Wyandot Center’s High Intensity Support Team (HIST) has made it their mission to help their clients realize their potential and achieve success. Recently, the team made some changes to the program in hopes of more fully meeting the needs of their consumers.
“Our goal is the same as our fellow teams at Wyandot BHN – to help our clients reach their level of success,” says Kimberlee Fields, High Intensity Support Team Manager. “Though our clients have a more challenging time of reaching or even seeing their success, we work together to help them overcome those barriers.”
The High Intensity Support Team is community-based. Team members often work with consumers who have experienced multiple hospitalizations and/or imprisonment, increased use of crisis and emergency medical and psychiatric services, isolation, and have been chronically unable to meet their basic needs.
“This program encourages the consumer’s ability to live safely in the community while also promoting their recovery,” says Fields.
The biggest change to the program was a shift to a shared caseload, rather than a client being assigned to a single intensive case manager. This allows the team to provide the maximum amount of support to each client. The team has also created a direct HIST phone line for consumers to use. The HIST coordinator manages the line, helping clients connect with providers, manage appointments or find immediate assistance.
The High Intensity Support Team is incorporating many aspects of the Assertive Community Treatment (ACT) model into the service delivery for their consumers, as it is the best practice approach for this population.
The High Intensity Support Team brings together a number of service providers, including a HIST manager, coordinator, court liaison, community corrections liaison, a Kansas Supportive Housing for Offenders Program (KSHOP) intensive case manager and parole liaison, peer support specialists and intensive case managers.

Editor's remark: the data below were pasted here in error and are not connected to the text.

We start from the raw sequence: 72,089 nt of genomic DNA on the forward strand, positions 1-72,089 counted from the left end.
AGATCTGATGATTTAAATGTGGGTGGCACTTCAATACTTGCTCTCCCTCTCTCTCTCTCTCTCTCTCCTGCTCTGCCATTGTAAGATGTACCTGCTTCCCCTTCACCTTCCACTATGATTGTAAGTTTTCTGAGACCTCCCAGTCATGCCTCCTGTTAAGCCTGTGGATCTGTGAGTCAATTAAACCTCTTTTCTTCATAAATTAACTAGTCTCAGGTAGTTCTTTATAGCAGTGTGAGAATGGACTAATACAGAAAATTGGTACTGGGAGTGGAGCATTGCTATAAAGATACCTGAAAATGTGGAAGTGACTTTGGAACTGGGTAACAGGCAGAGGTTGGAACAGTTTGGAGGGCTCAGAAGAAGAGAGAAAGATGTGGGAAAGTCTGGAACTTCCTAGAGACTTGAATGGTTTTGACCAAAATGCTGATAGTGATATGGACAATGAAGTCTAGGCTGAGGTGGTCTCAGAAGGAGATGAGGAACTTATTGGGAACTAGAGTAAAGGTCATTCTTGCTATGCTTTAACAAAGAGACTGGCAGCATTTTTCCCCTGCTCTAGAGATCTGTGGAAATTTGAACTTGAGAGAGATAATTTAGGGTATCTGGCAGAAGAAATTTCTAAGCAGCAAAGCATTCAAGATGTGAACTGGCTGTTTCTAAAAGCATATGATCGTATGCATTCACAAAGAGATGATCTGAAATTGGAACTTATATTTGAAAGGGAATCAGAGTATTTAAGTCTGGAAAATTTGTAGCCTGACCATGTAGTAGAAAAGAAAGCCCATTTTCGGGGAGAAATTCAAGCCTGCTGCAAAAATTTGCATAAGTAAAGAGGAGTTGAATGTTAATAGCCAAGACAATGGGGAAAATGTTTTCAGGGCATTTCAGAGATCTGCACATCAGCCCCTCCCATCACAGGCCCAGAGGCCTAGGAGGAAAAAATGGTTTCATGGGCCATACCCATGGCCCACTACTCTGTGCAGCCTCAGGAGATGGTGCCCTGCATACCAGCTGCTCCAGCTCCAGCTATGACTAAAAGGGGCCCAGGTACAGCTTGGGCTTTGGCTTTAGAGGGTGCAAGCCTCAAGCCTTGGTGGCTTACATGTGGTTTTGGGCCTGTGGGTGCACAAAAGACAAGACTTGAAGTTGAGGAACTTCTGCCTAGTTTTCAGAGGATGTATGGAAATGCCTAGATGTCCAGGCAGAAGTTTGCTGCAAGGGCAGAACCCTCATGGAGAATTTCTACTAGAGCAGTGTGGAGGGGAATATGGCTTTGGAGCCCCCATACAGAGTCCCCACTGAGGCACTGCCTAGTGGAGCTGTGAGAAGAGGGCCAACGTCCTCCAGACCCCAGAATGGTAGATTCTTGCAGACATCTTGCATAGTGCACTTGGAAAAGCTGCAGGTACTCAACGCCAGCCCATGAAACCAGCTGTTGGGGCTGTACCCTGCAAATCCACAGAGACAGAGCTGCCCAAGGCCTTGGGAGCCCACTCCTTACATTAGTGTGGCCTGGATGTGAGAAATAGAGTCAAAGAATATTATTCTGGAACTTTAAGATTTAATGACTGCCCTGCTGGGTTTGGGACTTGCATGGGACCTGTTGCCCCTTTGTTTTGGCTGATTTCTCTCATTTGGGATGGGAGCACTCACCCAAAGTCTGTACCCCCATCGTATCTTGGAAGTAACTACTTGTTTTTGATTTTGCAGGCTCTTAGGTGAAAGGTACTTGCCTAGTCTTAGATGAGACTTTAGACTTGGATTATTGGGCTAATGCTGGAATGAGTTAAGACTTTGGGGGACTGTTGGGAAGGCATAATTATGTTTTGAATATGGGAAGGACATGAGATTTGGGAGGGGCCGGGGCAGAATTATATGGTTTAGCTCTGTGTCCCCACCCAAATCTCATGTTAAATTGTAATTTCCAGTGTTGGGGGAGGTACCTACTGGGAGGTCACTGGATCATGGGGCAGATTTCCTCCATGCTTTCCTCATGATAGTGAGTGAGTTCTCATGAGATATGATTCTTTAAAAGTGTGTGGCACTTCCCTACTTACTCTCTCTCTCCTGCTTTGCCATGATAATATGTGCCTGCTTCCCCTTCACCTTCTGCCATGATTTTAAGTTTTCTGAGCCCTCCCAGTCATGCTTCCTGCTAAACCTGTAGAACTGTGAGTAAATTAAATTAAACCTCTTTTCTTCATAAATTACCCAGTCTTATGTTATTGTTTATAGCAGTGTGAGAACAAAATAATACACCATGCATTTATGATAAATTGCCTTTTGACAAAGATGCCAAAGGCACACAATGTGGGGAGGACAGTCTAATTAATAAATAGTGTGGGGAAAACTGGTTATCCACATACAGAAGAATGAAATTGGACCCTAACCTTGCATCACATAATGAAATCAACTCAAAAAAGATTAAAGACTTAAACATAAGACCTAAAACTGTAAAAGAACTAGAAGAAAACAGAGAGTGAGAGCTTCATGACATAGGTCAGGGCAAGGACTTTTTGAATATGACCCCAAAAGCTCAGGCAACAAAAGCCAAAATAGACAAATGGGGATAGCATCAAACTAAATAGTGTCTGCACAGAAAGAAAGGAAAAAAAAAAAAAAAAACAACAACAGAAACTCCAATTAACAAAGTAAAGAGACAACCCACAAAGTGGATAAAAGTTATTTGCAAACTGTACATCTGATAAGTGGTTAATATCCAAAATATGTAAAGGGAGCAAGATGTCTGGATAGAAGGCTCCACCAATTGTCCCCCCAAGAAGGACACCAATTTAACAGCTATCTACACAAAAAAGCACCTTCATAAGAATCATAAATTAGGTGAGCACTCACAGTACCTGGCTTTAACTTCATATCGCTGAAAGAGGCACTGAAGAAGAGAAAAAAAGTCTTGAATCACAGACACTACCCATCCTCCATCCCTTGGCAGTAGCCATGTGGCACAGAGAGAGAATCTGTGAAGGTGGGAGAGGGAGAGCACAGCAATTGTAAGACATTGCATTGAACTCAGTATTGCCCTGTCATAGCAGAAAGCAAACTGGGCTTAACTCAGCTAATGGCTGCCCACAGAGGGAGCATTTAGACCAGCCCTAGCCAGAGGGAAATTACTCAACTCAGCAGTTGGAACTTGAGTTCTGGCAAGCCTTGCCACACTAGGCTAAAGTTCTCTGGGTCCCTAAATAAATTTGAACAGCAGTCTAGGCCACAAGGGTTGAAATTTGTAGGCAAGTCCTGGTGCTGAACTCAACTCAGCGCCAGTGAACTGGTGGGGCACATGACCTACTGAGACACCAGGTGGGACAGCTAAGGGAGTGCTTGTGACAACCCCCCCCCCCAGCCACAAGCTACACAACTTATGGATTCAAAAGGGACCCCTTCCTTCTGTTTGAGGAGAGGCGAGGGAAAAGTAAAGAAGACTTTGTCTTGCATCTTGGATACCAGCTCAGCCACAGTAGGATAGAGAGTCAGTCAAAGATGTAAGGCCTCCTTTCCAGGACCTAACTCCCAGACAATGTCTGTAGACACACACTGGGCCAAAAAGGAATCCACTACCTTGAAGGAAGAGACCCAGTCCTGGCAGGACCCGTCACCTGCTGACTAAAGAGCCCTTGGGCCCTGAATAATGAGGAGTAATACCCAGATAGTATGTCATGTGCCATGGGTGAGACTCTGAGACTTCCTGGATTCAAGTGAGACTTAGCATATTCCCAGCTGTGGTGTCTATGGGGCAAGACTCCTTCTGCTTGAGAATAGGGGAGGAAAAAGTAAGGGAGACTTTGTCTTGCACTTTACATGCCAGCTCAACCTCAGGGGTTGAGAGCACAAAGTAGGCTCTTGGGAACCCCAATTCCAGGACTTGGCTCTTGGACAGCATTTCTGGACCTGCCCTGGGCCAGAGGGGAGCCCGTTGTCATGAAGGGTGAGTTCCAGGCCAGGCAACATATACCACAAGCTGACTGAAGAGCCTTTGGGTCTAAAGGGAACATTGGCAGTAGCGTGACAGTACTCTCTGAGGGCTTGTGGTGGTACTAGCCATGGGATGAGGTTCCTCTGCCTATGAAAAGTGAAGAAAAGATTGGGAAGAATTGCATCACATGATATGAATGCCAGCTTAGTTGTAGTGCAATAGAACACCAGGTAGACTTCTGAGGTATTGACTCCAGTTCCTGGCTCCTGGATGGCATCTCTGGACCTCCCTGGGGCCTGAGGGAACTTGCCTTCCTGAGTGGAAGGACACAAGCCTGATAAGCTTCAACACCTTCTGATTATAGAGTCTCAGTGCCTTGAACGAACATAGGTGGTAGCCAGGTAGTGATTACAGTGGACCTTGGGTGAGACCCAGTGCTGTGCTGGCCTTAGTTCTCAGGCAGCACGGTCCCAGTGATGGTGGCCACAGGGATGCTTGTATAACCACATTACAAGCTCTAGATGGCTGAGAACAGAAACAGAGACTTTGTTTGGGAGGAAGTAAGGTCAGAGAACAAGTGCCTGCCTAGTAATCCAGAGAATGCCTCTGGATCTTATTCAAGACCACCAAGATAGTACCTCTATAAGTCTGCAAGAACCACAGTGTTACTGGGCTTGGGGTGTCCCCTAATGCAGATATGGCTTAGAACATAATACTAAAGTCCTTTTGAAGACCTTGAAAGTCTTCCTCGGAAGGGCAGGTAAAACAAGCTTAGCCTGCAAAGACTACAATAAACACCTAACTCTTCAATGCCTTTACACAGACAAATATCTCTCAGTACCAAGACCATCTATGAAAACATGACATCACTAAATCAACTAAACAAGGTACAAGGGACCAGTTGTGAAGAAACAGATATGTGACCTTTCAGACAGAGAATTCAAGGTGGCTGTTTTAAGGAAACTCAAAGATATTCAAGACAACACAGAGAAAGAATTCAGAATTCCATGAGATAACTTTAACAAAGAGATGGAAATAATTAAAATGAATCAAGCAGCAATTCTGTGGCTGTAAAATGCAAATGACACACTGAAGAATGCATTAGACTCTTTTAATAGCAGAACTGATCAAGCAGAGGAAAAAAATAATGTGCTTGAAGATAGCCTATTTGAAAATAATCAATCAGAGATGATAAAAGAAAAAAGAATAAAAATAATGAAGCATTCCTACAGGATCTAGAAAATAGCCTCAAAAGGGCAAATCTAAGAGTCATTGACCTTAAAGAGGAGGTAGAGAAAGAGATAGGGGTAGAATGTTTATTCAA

“The approach of the High Intensity Support Team is holistic in nature – providing concentrated, individually-tailored services to the consumer in order to encourage community adjustment, treatment adherence, and satisfaction with mental health services,” says Fields.
While consumers in the HIST program are still adjusting to the changes, staff say they’re already seeing signs of success and receiving positive feedback. Consumers are beginning to utilize the new HIST phone line and engagement in services is slowly increasing. The changes have also allowed team members to respond to crises more quickly.
The High Intensity Support Team is already connected to crisis services, which helps to provide a more direct link to meet the needs of consumers quickly, while also reducing hospitalizations and legal involvement. This creates an avenue for this population to remain living in the community instead of a long-term care facility or a more restrictive environment.
While HIST staff are pleased with the positive feedback to the recent changes, they say further improvements are already in the works. Their focus moving forward is to provide clients with the tools to reduce, prevent and de-escalate future crises.